Dr. Autumn Klein died of cyanide poisoning in 2013; her husband, Dr. Robert Ferrante, was convicted of her murder last month. Cyanide poisoning is rare, killing just seven people in the US in 2012—which is why it's especially strange that five days after Ferrante's conviction, another doctor at the hospital where Klein worked also died of cyanide poisoning. Nicole Kotchey, 35, was found unconscious near her desk at the University of Pittsburgh Medical Center on the morning of Nov. 12 and died less than four hours later, the Pittsburgh Post-Gazette reports. Now, investigators are trying to determine whether her death was a homicide, a suicide, or an accident, the Guardian reports. "To have one—let alone two—is extraordinarily unusual," says the Allegheny County chief medical examiner, who adds that he doesn't know why his office would perform such an obscure test for cyanide on Kotchey, but assumes it was because of what happened to Klein.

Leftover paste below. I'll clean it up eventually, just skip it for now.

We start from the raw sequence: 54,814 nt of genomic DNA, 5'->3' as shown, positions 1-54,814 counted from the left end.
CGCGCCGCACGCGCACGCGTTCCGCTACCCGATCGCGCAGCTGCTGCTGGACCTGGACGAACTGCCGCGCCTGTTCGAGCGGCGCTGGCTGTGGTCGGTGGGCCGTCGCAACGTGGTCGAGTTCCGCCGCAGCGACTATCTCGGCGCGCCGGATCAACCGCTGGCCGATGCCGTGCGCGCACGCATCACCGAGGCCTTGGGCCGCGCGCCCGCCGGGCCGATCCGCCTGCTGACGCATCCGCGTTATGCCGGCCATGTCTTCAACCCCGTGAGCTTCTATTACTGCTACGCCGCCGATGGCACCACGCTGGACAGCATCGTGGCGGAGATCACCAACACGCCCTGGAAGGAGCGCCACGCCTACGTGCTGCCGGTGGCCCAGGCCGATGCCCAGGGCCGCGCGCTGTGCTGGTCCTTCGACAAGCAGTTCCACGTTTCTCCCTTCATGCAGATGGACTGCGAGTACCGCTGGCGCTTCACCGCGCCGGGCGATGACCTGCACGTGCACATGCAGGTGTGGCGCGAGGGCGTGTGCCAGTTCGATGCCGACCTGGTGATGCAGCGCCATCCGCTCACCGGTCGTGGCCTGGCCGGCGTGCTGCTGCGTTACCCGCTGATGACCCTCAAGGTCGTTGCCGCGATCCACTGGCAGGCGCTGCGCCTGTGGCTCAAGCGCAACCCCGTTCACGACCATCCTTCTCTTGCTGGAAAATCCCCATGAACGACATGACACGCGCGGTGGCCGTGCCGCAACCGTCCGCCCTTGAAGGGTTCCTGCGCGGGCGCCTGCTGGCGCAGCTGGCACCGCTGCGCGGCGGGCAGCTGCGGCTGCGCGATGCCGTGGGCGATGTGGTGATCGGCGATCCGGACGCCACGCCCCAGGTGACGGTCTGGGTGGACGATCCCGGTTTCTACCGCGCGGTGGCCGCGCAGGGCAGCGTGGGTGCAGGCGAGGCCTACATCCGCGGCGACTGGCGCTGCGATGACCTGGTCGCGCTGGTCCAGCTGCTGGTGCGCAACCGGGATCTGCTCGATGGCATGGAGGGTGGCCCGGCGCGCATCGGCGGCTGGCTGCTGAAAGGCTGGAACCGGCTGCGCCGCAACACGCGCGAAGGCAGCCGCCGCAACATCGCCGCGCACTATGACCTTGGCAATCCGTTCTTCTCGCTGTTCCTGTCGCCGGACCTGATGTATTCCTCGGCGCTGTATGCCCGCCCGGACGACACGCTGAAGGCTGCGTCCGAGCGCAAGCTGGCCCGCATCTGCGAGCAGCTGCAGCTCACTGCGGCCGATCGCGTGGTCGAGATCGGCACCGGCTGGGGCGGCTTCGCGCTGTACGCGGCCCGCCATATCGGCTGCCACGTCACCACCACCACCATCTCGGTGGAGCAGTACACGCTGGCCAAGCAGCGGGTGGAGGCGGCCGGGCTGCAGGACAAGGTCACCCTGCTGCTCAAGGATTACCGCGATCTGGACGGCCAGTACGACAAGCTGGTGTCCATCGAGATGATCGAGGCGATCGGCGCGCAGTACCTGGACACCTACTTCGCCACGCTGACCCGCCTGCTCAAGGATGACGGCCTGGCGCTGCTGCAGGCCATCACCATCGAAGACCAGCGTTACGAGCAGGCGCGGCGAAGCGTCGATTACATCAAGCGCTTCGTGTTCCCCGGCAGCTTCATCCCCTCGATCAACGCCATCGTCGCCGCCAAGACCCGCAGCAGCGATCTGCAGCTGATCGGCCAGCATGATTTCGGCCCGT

In fact, Klein's colleagues were initially stumped by her sudden and mysterious illness, which lasted three days before she died; they finally "ordered everything including the kitchen sink," the medical examiner says, "and the cyanide test was part of that kitchen sink." In her case, Ferrante ordered the chemical and gave it to his wife in a drink he said would help her conceive, but investigators are stumped as to what happened to Kotchey, a molecular biologist. It is possible to ingest, inhale, or absorb via skin a lethal amount of cyanide, but a molecular biology professor says people who work with cyanide are "obviously very aware of its risks"—and it's not even clear whether Kotchey did work with cyanide. Cyanide purchases are scrutinized, the professor adds, so investigators are likely looking to see if anyone has purchased it recently. Click for more on Klein's murder. (One man who died of cyanide poisoning last year ate it in a courtroom after he was convicted of a sex offense.)